I think citation nepotism is far more troubling than citing established papers.

DrugMonkey dodges and the conversation goes elsewhere.

If by citing nepotism you mean preferentially choosing your tight science homies’ papers, I’m not really seeing where that is any more objectionable than the practices described in this comment thread.


(Why was I the only one to use my real name?)

[Read more from DrugMonkey @ Scientopia]

[image via thagirion]

September 3, 2010. Tags: , , , , , , , , , , , , , . Reading. 2 comments.

The Future According to Google

I care more about what Google’s CEO Eric Schmidt says about the future than the recently-batty-but-still-very-famous futurist Ray Kurzweil does.

For example, Schmidt thinks that

Every young person one day will be entitled automatically to change his or her name on reaching adulthood in order to disown youthful hijinks stored on their friends’ social media sites.

It’s not all bad news for your unborn grand-kids. More Shmidt:

‘One idea is that more and more searches are done on your behalf without you needing to type.’

‘I actually think most people don’t want Google to answer their questions, they want Google to tell them what they should be doing next.’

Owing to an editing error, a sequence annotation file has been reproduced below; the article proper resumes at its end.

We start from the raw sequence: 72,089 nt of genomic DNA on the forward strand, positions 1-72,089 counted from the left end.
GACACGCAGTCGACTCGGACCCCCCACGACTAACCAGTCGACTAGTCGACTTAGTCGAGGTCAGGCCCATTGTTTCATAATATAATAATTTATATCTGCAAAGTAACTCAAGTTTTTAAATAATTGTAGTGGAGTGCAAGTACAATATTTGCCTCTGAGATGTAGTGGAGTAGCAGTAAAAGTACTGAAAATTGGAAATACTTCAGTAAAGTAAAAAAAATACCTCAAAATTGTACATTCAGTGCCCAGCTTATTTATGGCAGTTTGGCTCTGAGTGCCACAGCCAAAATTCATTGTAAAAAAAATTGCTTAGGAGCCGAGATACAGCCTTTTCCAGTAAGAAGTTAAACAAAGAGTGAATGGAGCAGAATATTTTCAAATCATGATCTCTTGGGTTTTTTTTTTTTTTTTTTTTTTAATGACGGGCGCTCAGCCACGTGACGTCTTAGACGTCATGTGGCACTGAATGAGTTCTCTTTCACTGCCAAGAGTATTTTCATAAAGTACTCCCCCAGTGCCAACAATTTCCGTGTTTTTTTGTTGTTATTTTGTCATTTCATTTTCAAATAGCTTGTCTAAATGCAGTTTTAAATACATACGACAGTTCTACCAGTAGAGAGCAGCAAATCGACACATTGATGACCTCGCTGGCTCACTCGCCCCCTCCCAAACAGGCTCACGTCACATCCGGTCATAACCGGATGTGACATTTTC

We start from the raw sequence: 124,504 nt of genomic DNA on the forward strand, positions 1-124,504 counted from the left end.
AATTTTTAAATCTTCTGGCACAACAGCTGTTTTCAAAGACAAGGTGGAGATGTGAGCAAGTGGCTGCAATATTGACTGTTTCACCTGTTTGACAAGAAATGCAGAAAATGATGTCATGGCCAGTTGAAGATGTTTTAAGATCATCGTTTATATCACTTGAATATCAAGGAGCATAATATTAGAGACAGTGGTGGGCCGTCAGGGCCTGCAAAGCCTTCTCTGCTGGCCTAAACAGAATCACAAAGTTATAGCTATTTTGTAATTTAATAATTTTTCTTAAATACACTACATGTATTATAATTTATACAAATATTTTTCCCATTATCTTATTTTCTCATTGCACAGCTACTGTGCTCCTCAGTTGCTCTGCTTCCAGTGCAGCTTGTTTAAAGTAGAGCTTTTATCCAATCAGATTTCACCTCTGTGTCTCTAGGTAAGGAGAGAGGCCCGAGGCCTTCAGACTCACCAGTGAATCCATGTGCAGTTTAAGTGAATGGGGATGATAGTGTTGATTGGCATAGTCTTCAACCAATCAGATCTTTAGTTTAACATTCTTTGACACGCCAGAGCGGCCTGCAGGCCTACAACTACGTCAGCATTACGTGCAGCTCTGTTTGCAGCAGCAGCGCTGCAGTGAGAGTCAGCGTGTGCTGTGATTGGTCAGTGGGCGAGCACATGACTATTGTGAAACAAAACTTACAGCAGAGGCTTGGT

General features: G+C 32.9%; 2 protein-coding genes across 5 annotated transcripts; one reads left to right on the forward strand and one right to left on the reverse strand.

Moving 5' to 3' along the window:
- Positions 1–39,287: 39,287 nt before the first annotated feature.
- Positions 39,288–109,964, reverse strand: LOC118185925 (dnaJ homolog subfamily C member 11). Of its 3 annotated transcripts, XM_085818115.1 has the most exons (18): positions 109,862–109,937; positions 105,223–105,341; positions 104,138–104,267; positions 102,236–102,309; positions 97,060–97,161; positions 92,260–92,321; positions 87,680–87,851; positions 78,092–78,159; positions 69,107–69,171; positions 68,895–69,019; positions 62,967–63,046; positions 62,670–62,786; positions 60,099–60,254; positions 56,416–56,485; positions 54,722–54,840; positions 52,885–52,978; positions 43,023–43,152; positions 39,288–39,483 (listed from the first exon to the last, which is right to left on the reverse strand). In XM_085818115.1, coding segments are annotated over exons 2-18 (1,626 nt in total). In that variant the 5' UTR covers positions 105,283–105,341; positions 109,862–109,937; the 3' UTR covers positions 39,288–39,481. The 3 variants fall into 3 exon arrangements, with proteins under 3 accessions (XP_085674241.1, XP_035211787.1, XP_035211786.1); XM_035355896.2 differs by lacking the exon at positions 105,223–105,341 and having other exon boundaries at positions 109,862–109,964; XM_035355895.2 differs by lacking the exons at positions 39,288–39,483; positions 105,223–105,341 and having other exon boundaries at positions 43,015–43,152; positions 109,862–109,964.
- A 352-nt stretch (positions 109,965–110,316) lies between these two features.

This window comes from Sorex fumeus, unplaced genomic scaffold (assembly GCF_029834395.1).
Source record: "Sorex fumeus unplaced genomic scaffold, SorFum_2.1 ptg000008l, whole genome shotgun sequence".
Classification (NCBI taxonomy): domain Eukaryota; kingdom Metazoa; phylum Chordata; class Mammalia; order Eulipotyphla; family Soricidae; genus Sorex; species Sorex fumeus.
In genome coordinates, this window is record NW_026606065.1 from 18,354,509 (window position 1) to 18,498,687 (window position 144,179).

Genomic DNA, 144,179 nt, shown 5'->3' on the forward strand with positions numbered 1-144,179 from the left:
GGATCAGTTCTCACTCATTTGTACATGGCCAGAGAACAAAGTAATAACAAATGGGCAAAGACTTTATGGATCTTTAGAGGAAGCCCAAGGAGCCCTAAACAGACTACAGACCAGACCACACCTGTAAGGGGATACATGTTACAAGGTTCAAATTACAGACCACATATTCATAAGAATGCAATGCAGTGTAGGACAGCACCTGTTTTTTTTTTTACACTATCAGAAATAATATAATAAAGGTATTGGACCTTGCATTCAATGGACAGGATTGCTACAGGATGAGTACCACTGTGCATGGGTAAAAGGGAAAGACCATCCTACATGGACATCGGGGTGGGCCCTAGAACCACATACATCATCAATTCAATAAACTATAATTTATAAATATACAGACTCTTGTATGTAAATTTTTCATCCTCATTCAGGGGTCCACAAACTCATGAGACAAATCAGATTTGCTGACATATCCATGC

Let’s say you’re walking down the street. Because of the info Google has collected about you, ‘we know roughly who you are, roughly what you care about, roughly who your friends are.’ Google also knows, to within a foot, where you are. Mr. Schmidt leaves it to a listener to imagine the possibilities: If you need milk and there’s a place nearby to get milk, Google will remind you to get milk. It will tell you a store ahead has a collection of horse-racing posters, that a 19th-century murder you’ve been reading about took place on the next block.

Says Mr. Schmidt, a generation of powerful handheld devices is just around the corner that will be adept at surprising you with information that you didn’t know you wanted to know.

[Holman W. Jenkins Jr. @ the Wall Street Journal via The Browser]

[image via buzzpirates]

August 25, 2010. Tags: , , , , , , , , , , , . Reading. Leave a comment.

Home Made Laminar Jet

Wikipedia tells us that laminar flow:

“occurs when a fluid flows in parallel layers, with no disruption between the layers.”

“In nonscientific terms laminar flow is ‘smooth,’ while turbulent flow is ‘rough.'”

Smooth is right.

[via Phillip Torrone @ Make Magazine Blog]

August 21, 2010. Tags: , , , , , , , , , , , , , . Video. Leave a comment.